Seven states have adopted the federally approved Delivery System Reform Incentive Payment (DSRIP) program, but they can’t agree on the details.
What they can come to a consensus on is the goal. As the health care industry increasingly shifts toward a system that aligns quality and value with reimbursement incentives and financial penalties, some hospitals and systems are struggling to keep up. They may lack the resources necessary to implement the kinds of changes that further the Triple Aim—a concept introduced by former Center for Medicare and Medicaid Services (CMS) Administrator Donald Berwick—that calls for improved population health, enhanced patient experiences and outcomes, and reduced costs of care.
Failing to meet those aims could put a hospital at risk of losing patients, and therefore revenue, as patients choose to visit other better-performing providers. And without the funds or personnel to make investments that improve operations and outcomes, poor-performing hospitals also become subject to CMS penalties under programs designed to reduce healthcare-acquired infections or 30-day readmissions.
The financial challenges create a vicious cycle, and more often than not, the hospitals caught on this merry-go-round are those serving high volumes of uninsured or Medicaid patients. So how do these facilities balance what is typically considered a safety net role with the pursuit of delivery-system reforms?
That is where the DSRIP program comes in, at least in the seven states that have currently adopted the initiative. California was the first, and since then, Massachusetts, Texas, Kansas, New Jersey, New Mexico and New York have followed.
Through the federally approved and budget-neutral DSRIP waiver program (part of the larger Medicaid 1115 demonstration waivers), states use local and state money to leverage federal matching funds. That money is then available to participating hospitals and providers. In California, only public hospitals are eligible, whereas in New York, both public and private hospitals can take advantage of the program.
But for any participant to receive the funds—in California, a total of $6.67 billion in state and federal funding over five years—they must achieve certain process-type metrics in the early years of the waiver program and then outcome-based metrics in later years. Each metric or benchmark is facility-specific and spelled out in a custom contract between the hospital and its state, with approval from CMS. Projects are also facility-specific. Certain projects may be required, but others are optional and left up to the choice of the healthcare organization, though they tend to fall under one of four major categories:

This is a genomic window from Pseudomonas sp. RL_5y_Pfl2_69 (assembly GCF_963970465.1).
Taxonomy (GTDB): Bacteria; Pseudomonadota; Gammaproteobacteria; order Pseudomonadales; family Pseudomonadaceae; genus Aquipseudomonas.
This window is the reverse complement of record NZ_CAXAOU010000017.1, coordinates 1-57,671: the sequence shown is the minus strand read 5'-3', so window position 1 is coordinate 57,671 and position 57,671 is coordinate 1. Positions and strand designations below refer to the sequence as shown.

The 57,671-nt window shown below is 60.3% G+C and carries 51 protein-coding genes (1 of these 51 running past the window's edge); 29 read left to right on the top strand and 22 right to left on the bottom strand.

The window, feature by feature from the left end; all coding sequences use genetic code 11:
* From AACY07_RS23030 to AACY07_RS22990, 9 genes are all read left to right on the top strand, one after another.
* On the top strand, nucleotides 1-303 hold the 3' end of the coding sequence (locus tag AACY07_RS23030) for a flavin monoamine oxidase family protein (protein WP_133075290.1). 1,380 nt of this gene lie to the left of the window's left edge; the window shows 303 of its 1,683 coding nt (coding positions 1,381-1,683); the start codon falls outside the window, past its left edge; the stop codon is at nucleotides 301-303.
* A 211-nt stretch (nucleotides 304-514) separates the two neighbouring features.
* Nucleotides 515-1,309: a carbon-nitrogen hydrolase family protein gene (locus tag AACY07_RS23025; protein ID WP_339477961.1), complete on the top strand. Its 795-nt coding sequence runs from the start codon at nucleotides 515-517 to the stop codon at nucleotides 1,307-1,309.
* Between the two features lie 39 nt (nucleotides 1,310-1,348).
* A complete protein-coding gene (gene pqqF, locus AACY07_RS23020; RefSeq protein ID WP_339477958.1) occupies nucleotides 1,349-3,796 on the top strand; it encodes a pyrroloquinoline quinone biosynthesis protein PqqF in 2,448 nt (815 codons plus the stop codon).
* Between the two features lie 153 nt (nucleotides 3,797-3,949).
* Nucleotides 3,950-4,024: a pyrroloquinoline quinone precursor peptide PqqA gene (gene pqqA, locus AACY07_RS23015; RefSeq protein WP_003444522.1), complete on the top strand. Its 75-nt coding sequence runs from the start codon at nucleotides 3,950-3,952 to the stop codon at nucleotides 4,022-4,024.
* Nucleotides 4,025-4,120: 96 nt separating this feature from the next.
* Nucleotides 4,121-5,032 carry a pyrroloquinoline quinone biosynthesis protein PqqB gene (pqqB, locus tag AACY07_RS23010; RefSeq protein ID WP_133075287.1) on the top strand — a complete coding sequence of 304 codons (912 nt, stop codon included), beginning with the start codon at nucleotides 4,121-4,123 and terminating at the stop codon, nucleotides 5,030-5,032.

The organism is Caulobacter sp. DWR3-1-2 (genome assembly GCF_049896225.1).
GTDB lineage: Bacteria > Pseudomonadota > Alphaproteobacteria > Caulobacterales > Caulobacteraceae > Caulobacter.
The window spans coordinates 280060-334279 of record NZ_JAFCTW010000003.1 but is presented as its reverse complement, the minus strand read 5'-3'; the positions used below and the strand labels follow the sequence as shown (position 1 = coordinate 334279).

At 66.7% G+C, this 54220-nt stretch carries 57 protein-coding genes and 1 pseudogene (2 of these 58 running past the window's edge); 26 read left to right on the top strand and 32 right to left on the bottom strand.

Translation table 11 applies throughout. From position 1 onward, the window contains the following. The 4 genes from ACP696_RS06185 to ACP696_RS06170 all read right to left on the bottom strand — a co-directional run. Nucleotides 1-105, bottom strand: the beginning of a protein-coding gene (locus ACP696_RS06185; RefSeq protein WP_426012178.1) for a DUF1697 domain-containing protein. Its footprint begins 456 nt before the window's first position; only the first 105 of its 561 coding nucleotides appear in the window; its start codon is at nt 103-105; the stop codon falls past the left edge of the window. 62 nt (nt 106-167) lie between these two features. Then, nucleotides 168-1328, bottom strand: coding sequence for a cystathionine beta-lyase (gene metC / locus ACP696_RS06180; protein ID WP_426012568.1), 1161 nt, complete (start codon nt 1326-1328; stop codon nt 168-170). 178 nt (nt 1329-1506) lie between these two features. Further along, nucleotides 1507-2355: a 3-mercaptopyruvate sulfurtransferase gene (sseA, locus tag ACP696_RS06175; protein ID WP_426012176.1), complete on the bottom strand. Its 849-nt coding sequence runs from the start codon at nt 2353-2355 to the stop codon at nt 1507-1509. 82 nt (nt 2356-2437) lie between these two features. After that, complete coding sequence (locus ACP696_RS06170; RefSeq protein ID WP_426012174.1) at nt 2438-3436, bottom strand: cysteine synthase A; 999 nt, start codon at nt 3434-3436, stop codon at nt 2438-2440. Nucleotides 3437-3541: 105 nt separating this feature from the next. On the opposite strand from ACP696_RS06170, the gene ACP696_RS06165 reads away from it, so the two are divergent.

- Infrastructure development—improving primary and specialty care capacity; investing in data collection and disease registries; addressing health disparities
- System innovation and redesign—implementing medical home models; expanding chronic care management; improving the patient experience; developing care transition programs; integrating behavioral and medical health; improving workflow in key areas
- Clinical outcome improvements—making improvements in patient safety through interventions with central-line infections, sepsis detection and management, surgical site infections, and pressure ulcer prevention
- Population focused improvements—implementing quality improvement strategies (e.g. LEAN, Six Sigma) or care coordination strategies system-wide; focusing on measurement and monitoring
An influx of federal funds through the DSRIP program has allowed safety net hospitals to focus on these areas, while at the same time, the investment of state monies and the performance reporting to CMS has made these facilities more accountable for outcomes among their Medicaid and uninsured patients. It may seem like a win-win, but not all critics are convinced of the waiver programs’ effectiveness, which could jeopardize the program going forward.
Last month, California released its Medi-Cal 2020 waiver renewal application to CMS, which contains a proposal to continue the DSRIP in a new form in partnership with both designated public hospitals and district hospitals. Texas is expected to pursue a renewal next year.
Note: Allen Miller, MPH, President and CEO at COPE Health Solutions contributed to this article.
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